Trade scale

F&V import and export

Logistics capacity

Agricultural machinery transport volume

Logistics environment

Logistics output

Output of transport, warehousing, and mailing industry

Logistics development

Proportion of transport, warehousing, and mailing industry in tertiary industry

Social reproduction conditions

Total fixed assets investment in transport, warehousing, and mailing industry

Rural logistics labor force

Proportion of rural employees in transport, warehousing, and mailing industry

Agricultural infrastructure

Freshness of precooled products

Number of cold-storage equipment

Agricultural mechanization

Total power of agricultural machinery

Energy consumption

Rural electricity consumption

Agricultural facilities

Total area of facilities

Note: 1. “F&V import and export” is measured by the local standards of importers and exporters (Source: Urumqi Customs District); 2. “Agricultural machinery transport volume” refers to the total volume (unit: ton·km) of field transport, highway transport, and water transport by various agricultural machinery in the current year (Source: Statistical Reporting System of Xinjiang Agricultural Machinery Administration); 3. “Number of cold-storage equipment” refers to the number of cold-storage equipment used to store the harvested APs (Source: Statistical Reporting System of Xinjiang Agricultural Machinery Administration); 4. “Total area of facilities” refers to the total area of polytunnels, solar greenhouses, and multi-span greenhouses in the current year (Source: Statistical Reporting System of Xinjiang Agricultural Machinery Administration); 5. All the other tertiary indices were collected from the Xinjiang Statistical Yearbooks.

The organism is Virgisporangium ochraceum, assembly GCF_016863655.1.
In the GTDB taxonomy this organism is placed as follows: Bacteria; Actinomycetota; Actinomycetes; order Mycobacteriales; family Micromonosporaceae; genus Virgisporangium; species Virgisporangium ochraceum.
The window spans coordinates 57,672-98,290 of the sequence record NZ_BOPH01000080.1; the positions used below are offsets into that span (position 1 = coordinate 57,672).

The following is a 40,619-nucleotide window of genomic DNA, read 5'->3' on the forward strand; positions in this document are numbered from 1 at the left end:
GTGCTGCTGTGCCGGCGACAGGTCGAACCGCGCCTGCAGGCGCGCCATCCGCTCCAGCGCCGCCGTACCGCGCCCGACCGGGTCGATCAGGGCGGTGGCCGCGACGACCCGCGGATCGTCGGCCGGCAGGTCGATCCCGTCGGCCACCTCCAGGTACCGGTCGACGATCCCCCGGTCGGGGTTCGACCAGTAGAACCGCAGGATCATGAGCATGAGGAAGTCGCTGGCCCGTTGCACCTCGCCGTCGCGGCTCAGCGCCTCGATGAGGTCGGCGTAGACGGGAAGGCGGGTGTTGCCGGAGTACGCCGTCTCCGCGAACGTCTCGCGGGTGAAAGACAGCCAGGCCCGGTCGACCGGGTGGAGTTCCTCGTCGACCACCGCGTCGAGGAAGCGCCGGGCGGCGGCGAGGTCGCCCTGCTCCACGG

Drawing on existing evaluation index systems for regional logistics development, our evaluation index system for the quality of F&V FECC logistics was constructed in reference to the latest findings on cold-chain logistics of fresh Aps [24, 25]. Focusing on the first-mile delivery, the established system (Table 1) covers four aspects, namely, regional economy, supply-demand, logistics environment, and agricultural infrastructure.